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Stanley Cup Final

Blues rode Binnington, O'Reilly to first Stanley Cup title

Even-strength proficiency, play on road pivotal in victory against Bruins in Final

by Louie Korac / NHL.com Correspondent

The St. Louis Blues' 4-1 win against the Boston Bruins in Game 7 of the Stanley Cup Final at TD Garden on Wednesday gave them their first championship in their 51-season history.

The Blues became the first team from any of the four major North American sports leagues since 1967-68 to be in last place in the league standings after one quarter or more of a season and win a championship. They matched the NHL record for most road wins (10) in one Stanley Cup Playoff season and are the fifth team in NHL history to win Game 7 of the Cup Final on the road, joining the 1945 Toronto Maple Leafs (2-1 at the Detroit Red Wings), 1971 Montreal Canadiens (3-2 at the Chicago Black Hawks), 2009 Pittsburgh Penguins (2-1 at Detroit) and 2011 Bruins (4-0 at the Vancouver Canucks). 

 

[WATCH: Blues vs. Bruins Game 7 highlights | Complete Stanley Cup Final coverage]

 

St. Louis matched the NHL record for most postseason games played (26), needing two six-game series wins along with two seven-game series victories. They defeated the Winnipeg Jets in six games in the Western Conference First Round, defeated the Dallas Stars in seven games in the second round, and defeated the San Jose Sharks in six games in the conference final.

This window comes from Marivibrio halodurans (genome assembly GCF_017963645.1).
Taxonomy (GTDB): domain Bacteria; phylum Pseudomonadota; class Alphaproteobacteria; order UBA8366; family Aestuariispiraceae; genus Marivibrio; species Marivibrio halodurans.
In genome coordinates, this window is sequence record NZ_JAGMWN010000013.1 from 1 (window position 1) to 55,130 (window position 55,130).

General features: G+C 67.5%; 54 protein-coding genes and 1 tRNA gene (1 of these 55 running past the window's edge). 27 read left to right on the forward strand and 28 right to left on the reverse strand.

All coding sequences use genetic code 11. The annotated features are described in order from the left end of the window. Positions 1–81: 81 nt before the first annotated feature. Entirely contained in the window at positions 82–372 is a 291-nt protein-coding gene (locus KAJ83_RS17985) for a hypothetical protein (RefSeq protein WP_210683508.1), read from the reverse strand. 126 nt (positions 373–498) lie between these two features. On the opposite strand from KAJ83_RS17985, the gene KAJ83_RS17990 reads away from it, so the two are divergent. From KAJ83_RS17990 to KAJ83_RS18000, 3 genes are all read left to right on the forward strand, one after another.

The Blues had the fewest points (34) in the NHL on Jan. 3 and used a St. Louis-record 11-game winning streak to jump back into playoff contention and finish third in the Central Division, one point behind the first-place Nashville Predators.

Here are 5 reasons the Blues won the Stanley Cup:

 

1. Even-strength play

St. Louis outscored Boston 17-14 at 5-on-5, but more importantly they held the Bruins' top five forwards -- Patrice Bergeron, David Pastrnak, Brad Marchand, David Krejci and Jake DeBrusk -- to three goals, none by Bergeron.

"I think our 5-on-5 play [was] excellent throughout the series … just getting it in and wearing them down," forward Pat Maroon said. "Holding pucks down low, not just throwing them to the front of the net. That transitions their game into odd-man rushes, so just lugging pucks down, getting to the back of the net, protecting the puck, taking pucks to the net, getting in the goalie's eyes, and I think we [had] success."

Video: Daneyko commends the Blues' neutral zone defense 

 

2. Road warriors

The Blues, 21-13-7 on the road during the regular season, continued to play well away from Enterprise Center by going 10-3 as visitors in the playoffs, but they saved their best road performances for the Final.

They won three of four games at TD Garden, including Game 7, and even after a demoralizing 5-1 loss at home in Game 6 when they could have clinched the Cup in front of their fans, St. Louis was confident it could win the Cup on the road.

"We played our style on the road," center Tyler Bozak said. "It's not pretty, but it gets the job done."

The Blues outscored the Bruins 11-8 in Boston.

"Maybe taking a more simpler approach more than anything," Blues coach Craig Berube said. "I think when you're at home, you're maybe trying to play a little differently at times. On the road, more of a simpler approach, I think, directness, predictable probably has a lot to do with it. We've just been a good road team for a long time. We feel pretty comfortable on the road."